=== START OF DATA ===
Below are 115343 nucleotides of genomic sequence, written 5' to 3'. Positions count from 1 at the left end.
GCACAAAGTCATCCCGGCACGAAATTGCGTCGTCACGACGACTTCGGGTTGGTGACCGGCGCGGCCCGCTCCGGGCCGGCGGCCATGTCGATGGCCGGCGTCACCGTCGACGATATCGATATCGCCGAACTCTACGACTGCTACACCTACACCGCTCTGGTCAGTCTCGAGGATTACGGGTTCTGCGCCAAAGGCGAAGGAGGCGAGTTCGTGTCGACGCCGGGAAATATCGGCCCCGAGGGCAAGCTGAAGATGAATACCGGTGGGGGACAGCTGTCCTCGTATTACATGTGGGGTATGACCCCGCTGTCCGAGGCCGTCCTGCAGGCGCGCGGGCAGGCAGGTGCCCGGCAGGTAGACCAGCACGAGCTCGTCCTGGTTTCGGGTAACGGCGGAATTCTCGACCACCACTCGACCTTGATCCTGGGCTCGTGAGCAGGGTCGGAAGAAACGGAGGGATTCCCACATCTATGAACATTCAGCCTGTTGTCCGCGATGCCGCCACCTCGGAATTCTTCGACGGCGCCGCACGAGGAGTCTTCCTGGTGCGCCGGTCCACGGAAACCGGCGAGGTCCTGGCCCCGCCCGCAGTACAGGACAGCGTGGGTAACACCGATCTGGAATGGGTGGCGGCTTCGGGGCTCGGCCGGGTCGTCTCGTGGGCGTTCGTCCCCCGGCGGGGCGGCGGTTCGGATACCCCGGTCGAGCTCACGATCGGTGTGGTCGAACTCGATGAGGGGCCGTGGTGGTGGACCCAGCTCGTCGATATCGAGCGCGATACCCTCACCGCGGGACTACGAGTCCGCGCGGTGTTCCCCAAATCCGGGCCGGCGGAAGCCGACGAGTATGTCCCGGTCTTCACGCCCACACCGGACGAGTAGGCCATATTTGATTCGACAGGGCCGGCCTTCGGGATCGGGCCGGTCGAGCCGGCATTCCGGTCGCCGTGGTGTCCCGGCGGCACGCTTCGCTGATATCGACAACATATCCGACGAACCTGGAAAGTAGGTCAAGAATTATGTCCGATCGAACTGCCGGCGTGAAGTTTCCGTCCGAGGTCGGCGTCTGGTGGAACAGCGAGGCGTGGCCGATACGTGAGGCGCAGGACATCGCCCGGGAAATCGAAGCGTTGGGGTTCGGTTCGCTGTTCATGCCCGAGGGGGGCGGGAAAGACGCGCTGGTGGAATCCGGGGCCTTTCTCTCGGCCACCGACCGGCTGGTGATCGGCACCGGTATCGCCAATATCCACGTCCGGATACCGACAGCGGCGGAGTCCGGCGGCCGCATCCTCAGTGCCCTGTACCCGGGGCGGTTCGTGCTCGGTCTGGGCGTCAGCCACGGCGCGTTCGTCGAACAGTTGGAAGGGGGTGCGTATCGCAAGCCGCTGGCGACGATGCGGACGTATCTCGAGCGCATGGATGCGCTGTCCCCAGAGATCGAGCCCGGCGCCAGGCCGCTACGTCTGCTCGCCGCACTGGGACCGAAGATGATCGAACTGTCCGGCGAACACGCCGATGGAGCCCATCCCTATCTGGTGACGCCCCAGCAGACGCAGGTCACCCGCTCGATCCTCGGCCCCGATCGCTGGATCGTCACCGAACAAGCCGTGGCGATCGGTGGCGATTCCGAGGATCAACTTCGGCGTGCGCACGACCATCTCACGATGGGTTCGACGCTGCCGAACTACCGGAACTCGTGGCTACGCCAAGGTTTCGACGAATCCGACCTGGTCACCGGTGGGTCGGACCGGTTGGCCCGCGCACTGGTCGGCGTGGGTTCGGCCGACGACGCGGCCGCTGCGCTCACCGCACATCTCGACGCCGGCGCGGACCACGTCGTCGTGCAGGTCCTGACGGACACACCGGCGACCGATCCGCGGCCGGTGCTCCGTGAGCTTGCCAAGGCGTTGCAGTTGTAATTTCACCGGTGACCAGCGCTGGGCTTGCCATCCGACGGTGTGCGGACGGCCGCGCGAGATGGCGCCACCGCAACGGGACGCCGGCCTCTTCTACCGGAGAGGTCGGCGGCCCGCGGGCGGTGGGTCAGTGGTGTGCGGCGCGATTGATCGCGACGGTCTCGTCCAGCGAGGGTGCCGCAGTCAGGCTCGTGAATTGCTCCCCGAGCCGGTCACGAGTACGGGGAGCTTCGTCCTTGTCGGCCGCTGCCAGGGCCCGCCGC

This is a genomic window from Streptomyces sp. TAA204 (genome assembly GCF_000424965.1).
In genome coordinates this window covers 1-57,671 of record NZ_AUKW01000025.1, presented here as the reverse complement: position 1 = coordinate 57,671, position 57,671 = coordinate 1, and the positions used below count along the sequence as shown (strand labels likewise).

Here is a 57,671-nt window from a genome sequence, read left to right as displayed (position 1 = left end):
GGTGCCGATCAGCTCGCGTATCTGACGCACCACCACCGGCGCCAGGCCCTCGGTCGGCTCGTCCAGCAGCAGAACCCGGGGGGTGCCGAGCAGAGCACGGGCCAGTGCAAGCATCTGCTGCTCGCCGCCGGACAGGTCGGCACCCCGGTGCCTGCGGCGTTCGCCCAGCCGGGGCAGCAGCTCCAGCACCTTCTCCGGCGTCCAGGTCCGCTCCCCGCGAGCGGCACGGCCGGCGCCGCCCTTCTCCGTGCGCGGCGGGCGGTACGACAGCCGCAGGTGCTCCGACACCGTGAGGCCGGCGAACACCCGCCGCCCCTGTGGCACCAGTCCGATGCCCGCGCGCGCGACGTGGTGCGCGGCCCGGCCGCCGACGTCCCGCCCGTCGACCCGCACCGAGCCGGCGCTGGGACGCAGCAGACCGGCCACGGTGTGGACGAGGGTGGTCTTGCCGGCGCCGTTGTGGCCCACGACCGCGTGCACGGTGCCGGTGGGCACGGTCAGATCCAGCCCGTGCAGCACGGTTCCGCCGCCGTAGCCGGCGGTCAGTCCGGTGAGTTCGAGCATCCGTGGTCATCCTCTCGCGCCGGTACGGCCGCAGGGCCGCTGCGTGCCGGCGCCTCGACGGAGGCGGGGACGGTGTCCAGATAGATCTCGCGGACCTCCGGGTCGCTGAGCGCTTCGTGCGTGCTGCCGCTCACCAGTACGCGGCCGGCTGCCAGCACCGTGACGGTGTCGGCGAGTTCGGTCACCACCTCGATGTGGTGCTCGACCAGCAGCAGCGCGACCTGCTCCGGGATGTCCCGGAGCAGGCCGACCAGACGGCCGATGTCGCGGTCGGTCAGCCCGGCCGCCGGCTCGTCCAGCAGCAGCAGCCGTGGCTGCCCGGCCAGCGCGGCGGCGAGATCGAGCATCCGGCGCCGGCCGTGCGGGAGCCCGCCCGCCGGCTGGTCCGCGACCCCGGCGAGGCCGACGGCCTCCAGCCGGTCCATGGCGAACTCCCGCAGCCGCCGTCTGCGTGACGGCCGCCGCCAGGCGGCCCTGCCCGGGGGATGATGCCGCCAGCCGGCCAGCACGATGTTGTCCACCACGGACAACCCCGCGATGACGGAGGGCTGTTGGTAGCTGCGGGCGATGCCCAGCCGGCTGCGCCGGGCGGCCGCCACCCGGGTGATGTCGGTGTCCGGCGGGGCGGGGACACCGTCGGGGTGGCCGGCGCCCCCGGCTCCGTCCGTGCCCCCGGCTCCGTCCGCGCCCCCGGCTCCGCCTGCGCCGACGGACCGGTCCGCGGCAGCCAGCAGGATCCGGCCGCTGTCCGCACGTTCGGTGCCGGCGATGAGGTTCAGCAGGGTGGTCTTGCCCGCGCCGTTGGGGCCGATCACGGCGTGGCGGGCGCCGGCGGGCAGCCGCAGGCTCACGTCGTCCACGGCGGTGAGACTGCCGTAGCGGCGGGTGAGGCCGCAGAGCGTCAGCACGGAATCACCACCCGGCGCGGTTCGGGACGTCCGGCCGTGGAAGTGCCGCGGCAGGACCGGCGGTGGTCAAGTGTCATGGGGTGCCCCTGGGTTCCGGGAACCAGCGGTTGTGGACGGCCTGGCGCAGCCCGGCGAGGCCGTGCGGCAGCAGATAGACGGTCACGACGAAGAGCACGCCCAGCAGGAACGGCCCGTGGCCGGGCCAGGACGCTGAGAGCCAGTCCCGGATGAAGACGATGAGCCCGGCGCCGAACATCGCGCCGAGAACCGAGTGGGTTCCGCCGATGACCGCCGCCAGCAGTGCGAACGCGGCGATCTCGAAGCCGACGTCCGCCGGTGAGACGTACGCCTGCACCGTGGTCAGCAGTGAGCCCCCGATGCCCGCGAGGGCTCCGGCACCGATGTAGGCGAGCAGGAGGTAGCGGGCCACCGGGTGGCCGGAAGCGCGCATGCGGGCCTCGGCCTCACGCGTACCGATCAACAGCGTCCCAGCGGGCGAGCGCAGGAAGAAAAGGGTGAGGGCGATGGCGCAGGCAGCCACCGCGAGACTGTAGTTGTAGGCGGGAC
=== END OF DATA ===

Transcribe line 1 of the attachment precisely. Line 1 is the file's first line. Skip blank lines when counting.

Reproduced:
Below are 115343 nucleotides of genomic sequence, written 5' to 3'. Positions count from 1 at the left end.